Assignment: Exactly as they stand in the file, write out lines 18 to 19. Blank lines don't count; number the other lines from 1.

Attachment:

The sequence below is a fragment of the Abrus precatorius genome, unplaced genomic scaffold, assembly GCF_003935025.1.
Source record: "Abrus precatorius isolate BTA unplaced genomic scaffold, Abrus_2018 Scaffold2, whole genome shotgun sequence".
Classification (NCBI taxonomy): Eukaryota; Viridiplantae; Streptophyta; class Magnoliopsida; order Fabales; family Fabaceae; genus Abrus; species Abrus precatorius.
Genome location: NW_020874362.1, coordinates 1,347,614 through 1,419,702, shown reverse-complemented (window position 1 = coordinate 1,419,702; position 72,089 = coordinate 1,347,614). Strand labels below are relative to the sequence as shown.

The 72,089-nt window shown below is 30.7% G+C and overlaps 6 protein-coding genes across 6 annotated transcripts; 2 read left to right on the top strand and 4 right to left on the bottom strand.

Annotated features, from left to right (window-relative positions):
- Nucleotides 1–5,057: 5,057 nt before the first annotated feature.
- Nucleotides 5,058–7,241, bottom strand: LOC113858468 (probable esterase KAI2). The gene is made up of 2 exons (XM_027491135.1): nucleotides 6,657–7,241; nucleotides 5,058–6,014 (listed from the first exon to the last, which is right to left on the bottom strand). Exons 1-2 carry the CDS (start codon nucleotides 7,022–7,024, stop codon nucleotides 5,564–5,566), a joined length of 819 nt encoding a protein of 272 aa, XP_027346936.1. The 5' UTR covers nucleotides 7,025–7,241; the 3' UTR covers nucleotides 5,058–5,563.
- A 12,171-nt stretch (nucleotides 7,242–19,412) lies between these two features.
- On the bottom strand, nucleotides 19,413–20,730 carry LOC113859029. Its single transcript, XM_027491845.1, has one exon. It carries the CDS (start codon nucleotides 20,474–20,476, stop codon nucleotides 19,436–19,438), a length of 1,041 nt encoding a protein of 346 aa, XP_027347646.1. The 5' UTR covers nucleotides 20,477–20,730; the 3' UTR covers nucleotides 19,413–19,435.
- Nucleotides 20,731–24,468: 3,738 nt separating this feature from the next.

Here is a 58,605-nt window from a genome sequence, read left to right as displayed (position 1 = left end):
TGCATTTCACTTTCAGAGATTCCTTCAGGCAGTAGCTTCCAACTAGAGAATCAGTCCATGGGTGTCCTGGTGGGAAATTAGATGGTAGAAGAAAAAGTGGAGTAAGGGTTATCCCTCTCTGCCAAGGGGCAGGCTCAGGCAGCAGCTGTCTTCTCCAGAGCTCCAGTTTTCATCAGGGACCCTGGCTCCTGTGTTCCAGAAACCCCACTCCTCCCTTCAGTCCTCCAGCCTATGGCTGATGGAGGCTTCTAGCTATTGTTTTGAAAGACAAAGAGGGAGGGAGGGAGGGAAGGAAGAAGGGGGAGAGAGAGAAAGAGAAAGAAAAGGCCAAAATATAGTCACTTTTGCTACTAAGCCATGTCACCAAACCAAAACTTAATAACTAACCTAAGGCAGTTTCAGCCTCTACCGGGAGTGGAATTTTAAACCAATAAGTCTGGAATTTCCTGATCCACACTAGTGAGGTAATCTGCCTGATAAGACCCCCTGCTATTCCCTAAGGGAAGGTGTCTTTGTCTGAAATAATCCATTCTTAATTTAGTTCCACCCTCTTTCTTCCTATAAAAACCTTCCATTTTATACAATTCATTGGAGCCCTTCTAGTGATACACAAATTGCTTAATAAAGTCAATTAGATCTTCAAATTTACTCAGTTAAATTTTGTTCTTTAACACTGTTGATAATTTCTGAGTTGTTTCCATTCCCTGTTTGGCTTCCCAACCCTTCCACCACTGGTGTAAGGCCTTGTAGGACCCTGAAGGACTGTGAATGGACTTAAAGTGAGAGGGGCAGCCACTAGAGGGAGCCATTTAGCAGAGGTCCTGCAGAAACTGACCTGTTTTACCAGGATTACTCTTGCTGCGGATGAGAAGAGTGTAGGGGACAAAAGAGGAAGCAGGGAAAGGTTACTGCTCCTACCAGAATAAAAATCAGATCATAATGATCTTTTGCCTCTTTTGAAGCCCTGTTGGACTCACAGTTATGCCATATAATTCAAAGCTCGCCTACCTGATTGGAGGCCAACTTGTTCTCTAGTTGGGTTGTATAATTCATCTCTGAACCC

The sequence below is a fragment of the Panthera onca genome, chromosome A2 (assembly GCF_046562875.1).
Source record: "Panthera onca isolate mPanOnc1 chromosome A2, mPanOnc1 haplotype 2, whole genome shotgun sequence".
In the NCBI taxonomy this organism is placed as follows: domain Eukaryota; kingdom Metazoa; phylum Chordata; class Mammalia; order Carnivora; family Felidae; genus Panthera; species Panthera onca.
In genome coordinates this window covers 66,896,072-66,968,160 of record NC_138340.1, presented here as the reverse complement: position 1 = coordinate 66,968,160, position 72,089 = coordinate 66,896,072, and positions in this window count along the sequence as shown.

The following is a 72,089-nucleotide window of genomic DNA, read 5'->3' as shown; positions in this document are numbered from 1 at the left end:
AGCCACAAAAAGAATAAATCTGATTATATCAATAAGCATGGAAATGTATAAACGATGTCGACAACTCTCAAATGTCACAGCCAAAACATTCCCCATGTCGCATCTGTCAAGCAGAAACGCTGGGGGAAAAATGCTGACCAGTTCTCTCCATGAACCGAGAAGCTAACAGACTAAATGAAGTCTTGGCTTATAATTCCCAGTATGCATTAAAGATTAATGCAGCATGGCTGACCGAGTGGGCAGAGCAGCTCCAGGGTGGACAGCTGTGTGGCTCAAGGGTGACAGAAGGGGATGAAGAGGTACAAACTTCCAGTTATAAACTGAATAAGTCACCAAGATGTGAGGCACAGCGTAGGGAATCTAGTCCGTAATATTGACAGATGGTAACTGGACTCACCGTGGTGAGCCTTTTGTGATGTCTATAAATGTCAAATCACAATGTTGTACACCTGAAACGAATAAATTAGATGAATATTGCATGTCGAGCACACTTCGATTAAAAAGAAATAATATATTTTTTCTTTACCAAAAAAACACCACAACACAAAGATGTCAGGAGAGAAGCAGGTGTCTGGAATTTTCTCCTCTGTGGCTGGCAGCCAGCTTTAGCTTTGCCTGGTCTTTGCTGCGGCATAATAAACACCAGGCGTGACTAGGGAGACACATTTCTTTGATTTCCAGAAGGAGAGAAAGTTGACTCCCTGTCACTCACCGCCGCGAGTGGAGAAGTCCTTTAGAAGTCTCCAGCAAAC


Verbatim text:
The following is a 72,089-nucleotide window of genomic DNA, read 5'->3' as shown; positions in this document are numbered from 1 at the left end:
AGCCACAAAAAGAATAAATCTGATTATATCAATAAGCATGGAAATGTATAAACGATGTCGACAACTCTCAAATGTCACAGCCAAAACATTCCCCATGTCGCATCTGTCAAGCAGAAACGCTGGGGGAAAAATGCTGACCAGTTCTCTCCATGAACCGAGAAGCTAACAGACTAAATGAAGTCTTGGCTTATAATTCCCAGTATGCATTAAAGATTAATGCAGCATGGCTGACCGAGTGGGCAGAGCAGCTCCAGGGTGGACAGCTGTGTGGCTCAAGGGTGACAGAAGGGGATGAAGAGGTACAAACTTCCAGTTATAAACTGAATAAGTCACCAAGATGTGAGGCACAGCGTAGGGAATCTAGTCCGTAATATTGACAGATGGTAACTGGACTCACCGTGGTGAGCCTTTTGTGATGTCTATAAATGTCAAATCACAATGTTGTACACCTGAAACGAATAAATTAGATGAATATTGCATGTCGAGCACACTTCGATTAAAAAGAAATAATATATTTTTTCTTTACCAAAAAAACACCACAACACAAAGATGTCAGGAGAGAAGCAGGTGTCTGGAATTTTCTCCTCTGTGGCTGGCAGCCAGCTTTAGCTTTGCCTGGTCTTTGCTGCGGCATAATAAACACCAGGCGTGACTAGGGAGACACATTTCTTTGATTTCCAGAAGGAGAGAAAGTTGACTCCCTGTCACTCACCGCCGCGAGTGGAGAAGTCCTTTAGAAGTCTCCAGCAAAC